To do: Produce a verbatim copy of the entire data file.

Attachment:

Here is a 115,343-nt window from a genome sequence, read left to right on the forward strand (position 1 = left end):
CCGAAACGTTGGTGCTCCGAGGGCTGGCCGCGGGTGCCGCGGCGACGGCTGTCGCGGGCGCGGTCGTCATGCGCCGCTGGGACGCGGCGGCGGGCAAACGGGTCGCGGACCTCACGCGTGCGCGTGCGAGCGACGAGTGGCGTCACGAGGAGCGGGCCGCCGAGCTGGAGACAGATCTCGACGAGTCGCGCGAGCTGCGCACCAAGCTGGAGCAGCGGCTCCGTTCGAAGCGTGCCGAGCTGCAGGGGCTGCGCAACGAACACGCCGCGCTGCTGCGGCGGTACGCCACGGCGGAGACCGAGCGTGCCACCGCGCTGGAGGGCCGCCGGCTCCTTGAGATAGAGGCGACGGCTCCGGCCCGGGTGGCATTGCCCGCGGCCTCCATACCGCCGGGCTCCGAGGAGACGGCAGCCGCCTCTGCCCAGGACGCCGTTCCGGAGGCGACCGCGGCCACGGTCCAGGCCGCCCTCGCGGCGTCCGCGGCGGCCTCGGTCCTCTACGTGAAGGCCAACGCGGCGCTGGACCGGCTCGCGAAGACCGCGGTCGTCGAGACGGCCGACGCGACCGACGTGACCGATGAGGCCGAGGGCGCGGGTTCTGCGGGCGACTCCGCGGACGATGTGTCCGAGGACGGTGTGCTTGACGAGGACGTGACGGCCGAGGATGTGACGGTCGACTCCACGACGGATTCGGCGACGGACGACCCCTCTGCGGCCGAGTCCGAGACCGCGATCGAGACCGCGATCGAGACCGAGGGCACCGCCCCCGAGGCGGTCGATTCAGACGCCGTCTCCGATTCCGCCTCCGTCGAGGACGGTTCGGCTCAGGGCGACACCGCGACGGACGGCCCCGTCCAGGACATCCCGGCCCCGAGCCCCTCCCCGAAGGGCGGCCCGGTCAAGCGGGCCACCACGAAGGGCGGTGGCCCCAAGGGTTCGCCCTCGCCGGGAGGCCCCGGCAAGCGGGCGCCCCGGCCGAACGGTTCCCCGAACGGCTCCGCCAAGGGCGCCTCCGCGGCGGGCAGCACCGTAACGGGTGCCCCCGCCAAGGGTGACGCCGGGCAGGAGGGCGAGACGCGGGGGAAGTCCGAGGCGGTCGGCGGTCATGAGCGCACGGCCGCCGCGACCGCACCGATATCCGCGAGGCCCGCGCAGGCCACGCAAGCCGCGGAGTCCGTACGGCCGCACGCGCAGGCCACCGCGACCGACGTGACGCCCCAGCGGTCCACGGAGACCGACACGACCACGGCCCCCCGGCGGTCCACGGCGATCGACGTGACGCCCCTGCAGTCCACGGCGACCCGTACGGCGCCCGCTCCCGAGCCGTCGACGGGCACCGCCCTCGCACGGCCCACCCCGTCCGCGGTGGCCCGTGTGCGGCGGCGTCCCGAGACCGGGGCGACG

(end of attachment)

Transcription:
Here is a 115,343-nt window from a genome sequence, read left to right on the forward strand (position 1 = left end):
CCGAAACGTTGGTGCTCCGAGGGCTGGCCGCGGGTGCCGCGGCGACGGCTGTCGCGGGCGCGGTCGTCATGCGCCGCTGGGACGCGGCGGCGGGCAAACGGGTCGCGGACCTCACGCGTGCGCGTGCGAGCGACGAGTGGCGTCACGAGGAGCGGGCCGCCGAGCTGGAGACAGATCTCGACGAGTCGCGCGAGCTGCGCACCAAGCTGGAGCAGCGGCTCCGTTCGAAGCGTGCCGAGCTGCAGGGGCTGCGCAACGAACACGCCGCGCTGCTGCGGCGGTACGCCACGGCGGAGACCGAGCGTGCCACCGCGCTGGAGGGCCGCCGGCTCCTTGAGATAGAGGCGACGGCTCCGGCCCGGGTGGCATTGCCCGCGGCCTCCATACCGCCGGGCTCCGAGGAGACGGCAGCCGCCTCTGCCCAGGACGCCGTTCCGGAGGCGACCGCGGCCACGGTCCAGGCCGCCCTCGCGGCGTCCGCGGCGGCCTCGGTCCTCTACGTGAAGGCCAACGCGGCGCTGGACCGGCTCGCGAAGACCGCGGTCGTCGAGACGGCCGACGCGACCGACGTGACCGATGAGGCCGAGGGCGCGGGTTCTGCGGGCGACTCCGCGGACGATGTGTCCGAGGACGGTGTGCTTGACGAGGACGTGACGGCCGAGGATGTGACGGTCGACTCCACGACGGATTCGGCGACGGACGACCCCTCTGCGGCCGAGTCCGAGACCGCGATCGAGACCGCGATCGAGACCGAGGGCACCGCCCCCGAGGCGGTCGATTCAGACGCCGTCTCCGATTCCGCCTCCGTCGAGGACGGTTCGGCTCAGGGCGACACCGCGACGGACGGCCCCGTCCAGGACATCCCGGCCCCGAGCCCCTCCCCGAAGGGCGGCCCGGTCAAGCGGGCCACCACGAAGGGCGGTGGCCCCAAGGGTTCGCCCTCGCCGGGAGGCCCCGGCAAGCGGGCGCCCCGGCCGAACGGTTCCCCGAACGGCTCCGCCAAGGGCGCCTCCGCGGCGGGCAGCACCGTAACGGGTGCCCCCGCCAAGGGTGACGCCGGGCAGGAGGGCGAGACGCGGGGGAAGTCCGAGGCGGTCGGCGGTCATGAGCGCACGGCCGCCGCGACCGCACCGATATCCGCGAGGCCCGCGCAGGCCACGCAAGCCGCGGAGTCCGTACGGCCGCACGCGCAGGCCACCGCGACCGACGTGACGCCCCAGCGGTCCACGGAGACCGACACGACCACGGCCCCCCGGCGGTCCACGGCGATCGACGTGACGCCCCTGCAGTCCACGGCGACCCGTACGGCGCCCGCTCCCGAGCCGTCGACGGGCACCGCCCTCGCACGGCCCACCCCGTCCGCGGTGGCCCGTGTGCGGCGGCGTCCCGAGACCGGGGCGACG